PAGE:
Original Paper

American Journal of Community Psychology

, Volume 39, Issue 1, pp 133-144

First online:

The relationship between self-reported received and perceived social support: A meta-analytic review

  • Mason G. HaberAffiliated withDepartment of Psychology, Wayne State UniversityLouis de la Parte Florida Mental Health Institute, University of South Florida Email author 
  • , Jay L. CohenAffiliated withDepartment of Psychology, Wayne State University
  • , Todd LucasAffiliated withCenter for Behavioral and Decision Sciences in Medicine, VA Ann Arbor Health Care System & University of Michigan
  • , Boris B. BaltesAffiliated withDepartment of Psychology, Wayne State University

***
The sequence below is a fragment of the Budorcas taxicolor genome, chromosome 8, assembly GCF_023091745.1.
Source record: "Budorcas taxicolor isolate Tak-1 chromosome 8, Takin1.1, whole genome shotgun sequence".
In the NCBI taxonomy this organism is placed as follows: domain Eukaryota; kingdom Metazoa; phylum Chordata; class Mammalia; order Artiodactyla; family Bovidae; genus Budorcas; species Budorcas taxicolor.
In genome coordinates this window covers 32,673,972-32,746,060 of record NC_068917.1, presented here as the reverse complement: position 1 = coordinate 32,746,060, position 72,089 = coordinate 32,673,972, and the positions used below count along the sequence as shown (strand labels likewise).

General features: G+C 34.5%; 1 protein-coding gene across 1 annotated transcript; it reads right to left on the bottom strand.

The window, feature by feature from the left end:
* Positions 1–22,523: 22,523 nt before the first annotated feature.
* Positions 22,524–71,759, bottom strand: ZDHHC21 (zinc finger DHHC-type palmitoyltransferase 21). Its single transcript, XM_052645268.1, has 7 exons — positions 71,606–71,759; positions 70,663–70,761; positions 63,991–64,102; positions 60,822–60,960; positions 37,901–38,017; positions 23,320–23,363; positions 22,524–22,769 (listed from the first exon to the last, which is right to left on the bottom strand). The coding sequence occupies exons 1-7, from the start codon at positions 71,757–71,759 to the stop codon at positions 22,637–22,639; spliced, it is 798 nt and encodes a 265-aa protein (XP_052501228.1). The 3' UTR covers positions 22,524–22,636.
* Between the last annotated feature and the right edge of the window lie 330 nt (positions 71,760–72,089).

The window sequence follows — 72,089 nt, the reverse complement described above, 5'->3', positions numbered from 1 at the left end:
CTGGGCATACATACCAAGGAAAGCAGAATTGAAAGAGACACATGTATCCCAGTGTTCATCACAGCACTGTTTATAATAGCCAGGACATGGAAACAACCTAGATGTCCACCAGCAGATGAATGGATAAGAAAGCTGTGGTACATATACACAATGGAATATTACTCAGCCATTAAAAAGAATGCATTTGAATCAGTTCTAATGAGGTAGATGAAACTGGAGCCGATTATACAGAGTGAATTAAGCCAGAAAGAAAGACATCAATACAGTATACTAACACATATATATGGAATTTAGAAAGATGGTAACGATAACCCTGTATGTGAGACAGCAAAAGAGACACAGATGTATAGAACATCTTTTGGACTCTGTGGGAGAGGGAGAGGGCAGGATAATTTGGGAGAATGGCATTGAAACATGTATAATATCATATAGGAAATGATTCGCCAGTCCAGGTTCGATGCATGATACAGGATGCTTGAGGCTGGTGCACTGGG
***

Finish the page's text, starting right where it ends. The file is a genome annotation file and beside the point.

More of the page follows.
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Social support is broad term encompassing a variety of constructs, including support perceptions (perceived support) and receipt of supportive behaviors (received support). Of these constructs, only perceived support has been regarded as consistently linked to health, and researchers have offered differing assessments of the strength of the received-perceived support relationship. An overall estimate of the received-perceived support relationship would clearly further the dialogue on the relationship between received and perceived support and thus assist in the theoretical development of the field. This study evaluated all available studies using the Inventory of Socially Supportive Behaviors (ISSB; Barrera, Sandler, & Ramsey, 1981, American Journal of Community Psychology, 9, 435–447) and any measure of perceived social support. Using effect sizes from 23 studies, we found an average correlation of r = .35, p < .001. Implications of this estimate for further development of models of social support as well as interventions to enhance social support are discussed.


Social support Perceived support Received support ISSB